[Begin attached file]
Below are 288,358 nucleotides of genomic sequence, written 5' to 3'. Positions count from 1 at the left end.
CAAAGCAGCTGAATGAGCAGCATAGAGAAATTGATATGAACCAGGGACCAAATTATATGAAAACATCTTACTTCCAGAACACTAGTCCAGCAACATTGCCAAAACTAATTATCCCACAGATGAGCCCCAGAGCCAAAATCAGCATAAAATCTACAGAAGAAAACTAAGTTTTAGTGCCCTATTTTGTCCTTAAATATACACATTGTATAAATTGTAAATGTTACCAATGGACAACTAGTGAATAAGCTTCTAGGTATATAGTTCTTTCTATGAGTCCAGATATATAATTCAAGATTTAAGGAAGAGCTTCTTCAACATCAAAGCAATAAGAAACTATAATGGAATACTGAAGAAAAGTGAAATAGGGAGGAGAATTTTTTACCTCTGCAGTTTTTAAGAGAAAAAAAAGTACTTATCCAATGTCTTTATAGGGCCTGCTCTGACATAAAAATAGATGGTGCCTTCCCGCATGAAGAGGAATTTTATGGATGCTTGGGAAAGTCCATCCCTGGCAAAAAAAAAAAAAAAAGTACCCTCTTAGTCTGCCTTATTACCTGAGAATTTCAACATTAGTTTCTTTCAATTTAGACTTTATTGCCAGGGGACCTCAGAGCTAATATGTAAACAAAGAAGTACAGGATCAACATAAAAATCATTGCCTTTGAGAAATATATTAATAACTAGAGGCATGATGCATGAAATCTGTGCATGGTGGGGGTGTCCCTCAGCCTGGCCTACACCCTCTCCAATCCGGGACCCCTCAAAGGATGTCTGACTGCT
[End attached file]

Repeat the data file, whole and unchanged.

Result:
Below are 288,358 nucleotides of genomic sequence, written 5' to 3'. Positions count from 1 at the left end.
CAAAGCAGCTGAATGAGCAGCATAGAGAAATTGATATGAACCAGGGACCAAATTATATGAAAACATCTTACTTCCAGAACACTAGTCCAGCAACATTGCCAAAACTAATTATCCCACAGATGAGCCCCAGAGCCAAAATCAGCATAAAATCTACAGAAGAAAACTAAGTTTTAGTGCCCTATTTTGTCCTTAAATATACACATTGTATAAATTGTAAATGTTACCAATGGACAACTAGTGAATAAGCTTCTAGGTATATAGTTCTTTCTATGAGTCCAGATATATAATTCAAGATTTAAGGAAGAGCTTCTTCAACATCAAAGCAATAAGAAACTATAATGGAATACTGAAGAAAAGTGAAATAGGGAGGAGAATTTTTTACCTCTGCAGTTTTTAAGAGAAAAAAAAGTACTTATCCAATGTCTTTATAGGGCCTGCTCTGACATAAAAATAGATGGTGCCTTCCCGCATGAAGAGGAATTTTATGGATGCTTGGGAAAGTCCATCCCTGGCAAAAAAAAAAAAAAAAGTACCCTCTTAGTCTGCCTTATTACCTGAGAATTTCAACATTAGTTTCTTTCAATTTAGACTTTATTGCCAGGGGACCTCAGAGCTAATATGTAAACAAAGAAGTACAGGATCAACATAAAAATCATTGCCTTTGAGAAATATATTAATAACTAGAGGCATGATGCATGAAATCTGTGCATGGTGGGGGTGTCCCTCAGCCTGGCCTACACCCTCTCCAATCCGGGACCCCTCAAAGGATGTCTGACTGCT